A decade or two later, how would we recount the events that are taking place right now to our children and grand children? Would we be asserting our rights as sovereign nations or sharing about how we recall our communal African values?


“The tragedy about history – personally and globally – is that while we may learn it we rarely learn from it.” ― Rasheed Ogunlaru

Ubuntu: quality that includes the essential human virtues; compassion and humanity.

When I was a little girl, my mom taught me African history, about Benin Kingdom, the Zulus, the Oyo Empire and history of the Ijaws. As a child, I didn’t understand the importance of what she was doing because all I knew was the town I lived in and comprehending anything beyond seemed meaningless.

Fortunately, that perspective changed when I began to read the historical books, fiction and non-fiction, that my dad had laying around his library. My mind was broadened as I traveled to distant shores in each book, and the book that was the culmination of my comprehension of human oneness was the autobiography of Malcolm X. What a revolution for my mind that was – I considered my understanding of humanity as a before and after, following my reading of that book. Before that book, I dwelled more on differences between people – races, tribes, religion. After that book, what my mind perceived more were our similarities and the joy we could bring to each other.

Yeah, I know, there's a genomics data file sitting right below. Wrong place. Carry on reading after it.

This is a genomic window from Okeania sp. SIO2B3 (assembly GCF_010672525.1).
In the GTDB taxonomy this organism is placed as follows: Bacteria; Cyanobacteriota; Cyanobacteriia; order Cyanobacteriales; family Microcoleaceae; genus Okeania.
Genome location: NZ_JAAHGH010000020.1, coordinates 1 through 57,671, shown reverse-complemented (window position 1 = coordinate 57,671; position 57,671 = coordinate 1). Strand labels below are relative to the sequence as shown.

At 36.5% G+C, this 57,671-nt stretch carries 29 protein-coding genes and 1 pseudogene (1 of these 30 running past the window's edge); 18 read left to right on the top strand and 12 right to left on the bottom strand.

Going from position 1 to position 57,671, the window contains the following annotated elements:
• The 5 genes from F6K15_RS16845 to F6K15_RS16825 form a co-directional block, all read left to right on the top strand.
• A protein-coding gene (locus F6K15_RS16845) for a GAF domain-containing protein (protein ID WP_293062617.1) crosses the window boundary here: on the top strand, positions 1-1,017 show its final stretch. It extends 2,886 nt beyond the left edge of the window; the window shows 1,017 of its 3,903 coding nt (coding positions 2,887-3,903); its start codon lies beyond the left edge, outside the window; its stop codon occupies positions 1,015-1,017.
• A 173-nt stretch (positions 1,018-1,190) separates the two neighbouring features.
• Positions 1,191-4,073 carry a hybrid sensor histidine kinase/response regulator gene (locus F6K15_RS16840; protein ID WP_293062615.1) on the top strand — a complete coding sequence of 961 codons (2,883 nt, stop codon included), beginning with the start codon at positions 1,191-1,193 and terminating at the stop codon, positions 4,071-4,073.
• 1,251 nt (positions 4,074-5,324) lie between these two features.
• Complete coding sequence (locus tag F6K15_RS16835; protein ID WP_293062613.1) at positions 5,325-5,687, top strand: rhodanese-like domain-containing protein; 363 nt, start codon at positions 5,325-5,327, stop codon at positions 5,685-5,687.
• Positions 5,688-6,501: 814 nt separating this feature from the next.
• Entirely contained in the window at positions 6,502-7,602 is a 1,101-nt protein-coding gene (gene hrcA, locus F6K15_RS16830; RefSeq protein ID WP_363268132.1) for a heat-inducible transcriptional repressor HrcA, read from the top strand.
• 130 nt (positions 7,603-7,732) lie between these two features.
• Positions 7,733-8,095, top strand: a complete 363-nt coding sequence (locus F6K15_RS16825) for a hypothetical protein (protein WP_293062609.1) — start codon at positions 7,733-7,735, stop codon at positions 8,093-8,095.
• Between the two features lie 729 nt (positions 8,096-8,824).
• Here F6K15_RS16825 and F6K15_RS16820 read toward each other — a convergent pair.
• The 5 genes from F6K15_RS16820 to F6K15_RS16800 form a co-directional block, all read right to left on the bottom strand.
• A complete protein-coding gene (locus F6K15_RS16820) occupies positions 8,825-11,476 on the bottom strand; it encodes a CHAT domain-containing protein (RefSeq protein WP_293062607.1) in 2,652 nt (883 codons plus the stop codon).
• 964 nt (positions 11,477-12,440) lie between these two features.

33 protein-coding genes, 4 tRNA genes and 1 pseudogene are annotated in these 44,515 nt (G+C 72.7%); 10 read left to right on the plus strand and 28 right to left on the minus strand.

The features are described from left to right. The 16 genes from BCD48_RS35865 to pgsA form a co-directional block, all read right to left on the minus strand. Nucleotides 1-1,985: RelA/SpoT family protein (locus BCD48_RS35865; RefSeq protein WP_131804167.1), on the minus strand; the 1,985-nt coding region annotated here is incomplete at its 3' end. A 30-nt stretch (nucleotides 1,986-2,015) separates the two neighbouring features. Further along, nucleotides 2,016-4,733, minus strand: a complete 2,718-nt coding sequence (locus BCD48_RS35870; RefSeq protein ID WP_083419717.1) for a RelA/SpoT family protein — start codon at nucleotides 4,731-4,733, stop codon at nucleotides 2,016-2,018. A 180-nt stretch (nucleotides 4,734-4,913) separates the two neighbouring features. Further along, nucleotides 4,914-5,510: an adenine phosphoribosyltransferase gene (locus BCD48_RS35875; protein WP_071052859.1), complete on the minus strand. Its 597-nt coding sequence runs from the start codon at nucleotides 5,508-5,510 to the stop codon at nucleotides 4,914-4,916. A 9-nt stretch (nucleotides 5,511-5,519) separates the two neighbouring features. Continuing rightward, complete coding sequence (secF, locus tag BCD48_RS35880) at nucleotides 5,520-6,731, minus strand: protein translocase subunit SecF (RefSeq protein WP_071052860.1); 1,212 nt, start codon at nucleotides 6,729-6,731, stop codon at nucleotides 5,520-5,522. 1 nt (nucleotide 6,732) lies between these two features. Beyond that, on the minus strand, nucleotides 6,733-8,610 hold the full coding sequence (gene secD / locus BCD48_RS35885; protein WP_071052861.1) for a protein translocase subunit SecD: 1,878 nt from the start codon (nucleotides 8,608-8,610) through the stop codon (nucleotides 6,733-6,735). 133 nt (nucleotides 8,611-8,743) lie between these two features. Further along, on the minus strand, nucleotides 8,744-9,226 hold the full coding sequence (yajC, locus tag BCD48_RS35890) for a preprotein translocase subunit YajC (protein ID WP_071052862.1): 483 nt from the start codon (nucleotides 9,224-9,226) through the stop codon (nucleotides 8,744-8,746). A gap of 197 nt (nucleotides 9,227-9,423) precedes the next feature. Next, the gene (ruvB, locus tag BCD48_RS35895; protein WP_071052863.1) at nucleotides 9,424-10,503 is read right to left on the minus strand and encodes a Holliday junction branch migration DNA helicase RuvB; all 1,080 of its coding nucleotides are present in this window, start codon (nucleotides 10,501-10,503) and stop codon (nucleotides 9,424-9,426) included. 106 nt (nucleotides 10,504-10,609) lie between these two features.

I avoid discussing current affairs for the most part but the recent videos on the news both in South Africa and in Nigeria were truly disturbing – with people carrying out mob action involving violence against foreigners in their midst and then the “revenge” actions of people who went about looting and burning stores.

In the middle of all the rhetoric from both sides, what is missing the virtue of compassion on both sides and the need to stay clear of generalisations.

I know what I would rather have us recollecting: How we come together to solve problems that we have here in Africa; thereby lifting one another up as brothers and sisters.


A decade or two later, how would we recount the events that are taking place right now to our children and grand children? Would we be asserting our rights as sovereign nations or sharing about how we recall our communal African values?

I know what I would rather have us recollecting: How we come together to solve problems that we have here in Africa; thereby lifting one another up as brothers and sisters.

Just last week, I read an excerpt from a speech President Obama gave:

“When I think of the depth of the grave and the pounds of sand that will be thrown at us, no need to harm my brother.

When I think of the darkness that will invade the grave after closing, no need to hurt my sister.

When I think of the heat repressed by the soil and the amount of water that will drown me during the rains in the tomb I cannot make my neighbor suffer.

When I think that I will be alone, abandoned by all, I prefer to enjoy communion when I am alive.

When I think that my relationships are mowed by my past, I wish to perfect my future.

If I could be reborn to resume everything from scratch, I would no longer make mistakes in my actions. Because after a long meditation I understood that all is vanity on earth.

May we ponder upon this as we make deliberations about eliminating fear and hatred amongst us.”

Adetola Salau, Carismalife4U@gmail.com, an advocate of STEM education, public speaker, author, and social entrepreneur, is passionate about education reform.